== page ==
Italian machinery group Sacmi Imola S.C. demonstrated its Compression Blow Forming (CBF) technology for production of small blow molded containers for the first time in North America at NPE2009 in Chicago.
The new technology combines the compression molding process the firm developed for plastics cap production together with traditional blow molding in an integrated in-line sequence.
According to Sacmi closures and container marketing manager Lucca Nanetti, the technology enables producers to reduce container weight, cut scrap, raise product quality and cut manufacturing costs compared to traditional injection blow molding. It can also be competitive with a number of extrusion blow molding designs.
We have not invented anything new, Nanetti said. We have just combined two technologies where we believe we are leaders.
The project was carried out with development partner Alcan Packaging Global Pharmaceutical of Pennsauken, N.J., and the NPE display machine will be sent to one of Alcan's packaging plants.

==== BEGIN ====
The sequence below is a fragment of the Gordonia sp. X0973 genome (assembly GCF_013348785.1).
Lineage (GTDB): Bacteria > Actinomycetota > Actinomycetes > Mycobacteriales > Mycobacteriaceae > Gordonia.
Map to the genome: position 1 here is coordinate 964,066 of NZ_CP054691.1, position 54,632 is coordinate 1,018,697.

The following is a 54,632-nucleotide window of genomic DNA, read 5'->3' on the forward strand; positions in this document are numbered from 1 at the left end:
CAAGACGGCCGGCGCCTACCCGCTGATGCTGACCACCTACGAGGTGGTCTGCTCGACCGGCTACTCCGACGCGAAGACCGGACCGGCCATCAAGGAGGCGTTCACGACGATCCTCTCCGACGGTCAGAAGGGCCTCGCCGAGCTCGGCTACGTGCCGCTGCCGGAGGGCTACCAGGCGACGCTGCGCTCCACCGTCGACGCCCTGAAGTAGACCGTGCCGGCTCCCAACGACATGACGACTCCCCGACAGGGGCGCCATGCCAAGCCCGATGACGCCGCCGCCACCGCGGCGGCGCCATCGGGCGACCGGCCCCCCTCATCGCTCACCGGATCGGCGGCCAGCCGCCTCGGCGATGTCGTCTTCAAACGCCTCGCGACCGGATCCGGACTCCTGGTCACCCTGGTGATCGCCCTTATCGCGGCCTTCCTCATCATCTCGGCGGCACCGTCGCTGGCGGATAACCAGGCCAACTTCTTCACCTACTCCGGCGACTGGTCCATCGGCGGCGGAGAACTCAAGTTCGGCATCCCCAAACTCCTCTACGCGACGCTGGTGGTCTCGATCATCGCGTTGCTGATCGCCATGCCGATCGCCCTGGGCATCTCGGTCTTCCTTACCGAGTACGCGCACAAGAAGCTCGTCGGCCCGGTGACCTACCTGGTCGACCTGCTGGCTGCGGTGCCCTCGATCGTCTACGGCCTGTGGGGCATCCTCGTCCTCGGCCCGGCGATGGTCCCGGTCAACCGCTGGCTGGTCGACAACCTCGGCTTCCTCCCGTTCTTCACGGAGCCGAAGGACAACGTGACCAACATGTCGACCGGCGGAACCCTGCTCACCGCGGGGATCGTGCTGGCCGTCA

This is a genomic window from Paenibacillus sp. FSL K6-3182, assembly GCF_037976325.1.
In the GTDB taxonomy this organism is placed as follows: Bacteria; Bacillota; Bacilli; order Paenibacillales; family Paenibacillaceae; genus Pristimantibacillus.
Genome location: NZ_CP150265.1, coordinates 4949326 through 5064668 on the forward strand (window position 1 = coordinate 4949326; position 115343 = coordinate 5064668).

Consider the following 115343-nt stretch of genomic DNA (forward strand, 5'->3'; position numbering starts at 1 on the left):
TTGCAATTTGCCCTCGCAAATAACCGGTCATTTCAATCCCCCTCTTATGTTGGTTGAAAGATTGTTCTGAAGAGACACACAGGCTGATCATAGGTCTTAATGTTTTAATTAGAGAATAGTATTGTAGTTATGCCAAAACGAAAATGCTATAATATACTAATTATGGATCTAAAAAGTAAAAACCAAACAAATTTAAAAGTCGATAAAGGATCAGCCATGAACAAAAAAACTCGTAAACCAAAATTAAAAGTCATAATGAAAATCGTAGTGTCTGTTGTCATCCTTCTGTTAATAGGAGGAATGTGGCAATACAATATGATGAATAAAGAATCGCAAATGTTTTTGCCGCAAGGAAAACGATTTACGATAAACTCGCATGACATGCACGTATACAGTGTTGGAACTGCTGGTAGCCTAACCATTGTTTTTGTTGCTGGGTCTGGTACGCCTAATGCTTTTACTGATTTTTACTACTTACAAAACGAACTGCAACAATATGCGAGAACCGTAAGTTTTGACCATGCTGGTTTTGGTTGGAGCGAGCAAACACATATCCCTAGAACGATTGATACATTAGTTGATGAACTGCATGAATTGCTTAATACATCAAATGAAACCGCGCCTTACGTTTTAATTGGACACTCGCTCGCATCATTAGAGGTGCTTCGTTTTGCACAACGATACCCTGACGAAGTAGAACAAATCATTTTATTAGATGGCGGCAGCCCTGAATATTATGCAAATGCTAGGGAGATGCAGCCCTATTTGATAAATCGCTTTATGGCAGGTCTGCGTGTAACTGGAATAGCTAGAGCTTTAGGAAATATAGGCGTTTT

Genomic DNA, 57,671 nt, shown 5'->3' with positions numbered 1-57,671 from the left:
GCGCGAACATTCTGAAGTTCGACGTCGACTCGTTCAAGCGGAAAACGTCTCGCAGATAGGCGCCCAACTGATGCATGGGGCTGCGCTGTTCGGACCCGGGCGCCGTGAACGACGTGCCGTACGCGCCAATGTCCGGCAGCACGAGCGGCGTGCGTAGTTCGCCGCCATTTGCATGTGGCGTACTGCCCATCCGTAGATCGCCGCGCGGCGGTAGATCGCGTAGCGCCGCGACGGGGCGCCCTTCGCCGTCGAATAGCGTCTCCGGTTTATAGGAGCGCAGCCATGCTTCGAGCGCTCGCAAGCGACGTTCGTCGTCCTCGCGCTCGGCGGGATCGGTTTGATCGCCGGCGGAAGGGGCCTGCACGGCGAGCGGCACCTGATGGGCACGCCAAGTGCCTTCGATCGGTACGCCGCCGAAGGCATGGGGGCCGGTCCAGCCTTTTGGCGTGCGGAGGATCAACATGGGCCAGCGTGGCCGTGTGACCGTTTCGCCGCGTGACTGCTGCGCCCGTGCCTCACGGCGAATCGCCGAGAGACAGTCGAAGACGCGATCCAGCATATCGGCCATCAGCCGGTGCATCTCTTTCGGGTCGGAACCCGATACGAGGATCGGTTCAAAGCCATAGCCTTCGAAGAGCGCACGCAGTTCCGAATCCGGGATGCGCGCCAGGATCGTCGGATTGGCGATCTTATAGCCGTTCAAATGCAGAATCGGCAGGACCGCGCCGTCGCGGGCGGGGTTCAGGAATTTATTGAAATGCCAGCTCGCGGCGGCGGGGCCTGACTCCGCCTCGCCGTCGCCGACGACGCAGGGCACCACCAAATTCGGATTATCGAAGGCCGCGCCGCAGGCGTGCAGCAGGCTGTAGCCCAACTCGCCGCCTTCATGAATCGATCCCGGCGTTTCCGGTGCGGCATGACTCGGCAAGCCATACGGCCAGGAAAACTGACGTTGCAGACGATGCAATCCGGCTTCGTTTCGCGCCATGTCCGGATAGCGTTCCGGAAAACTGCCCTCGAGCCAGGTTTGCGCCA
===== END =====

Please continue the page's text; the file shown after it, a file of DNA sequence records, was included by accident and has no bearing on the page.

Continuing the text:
Sacmi submitted 12 gram pharmaceutical bottles manufactured using the CBF process together with a 14 gram equivalent produced by Alcan Packaging in the same grade of high density polyethylene Continuum DMDA 6620 Health Plus from Dow for blind testing at Whitehouse Analytical Laboratories LLC in Whitehouse, N.J. Nanetti said the results showed equivalence of product and performance.
The CBF technology can be implemented in two design variants: a 16-cavity model capable of producing containers up to 77 millimeters in diameter and a 20-cavity version for up to 56 mm diameters.
Both machine variants share the same basic construction, with a series of mechanically operated compression molds mounted on a rotary carousel that is loaded with a dosed plug of molten polymer to produce a preform molding. The machines can be configured for blow molding or stretch blow molding operation.
Nanetti said the major appeal of the CBF technology is its energy consumption, which is 30-35 percent less than that for injection stretch blow molding machines. He sees the process being especially well-suited to production of compact wide neck containers for pharmaeuticals.
The technology also lends itself to integration into Combo filling lines because the bottles are delivered in line to the filling station, he said. There is no need for sorting or additional handling.
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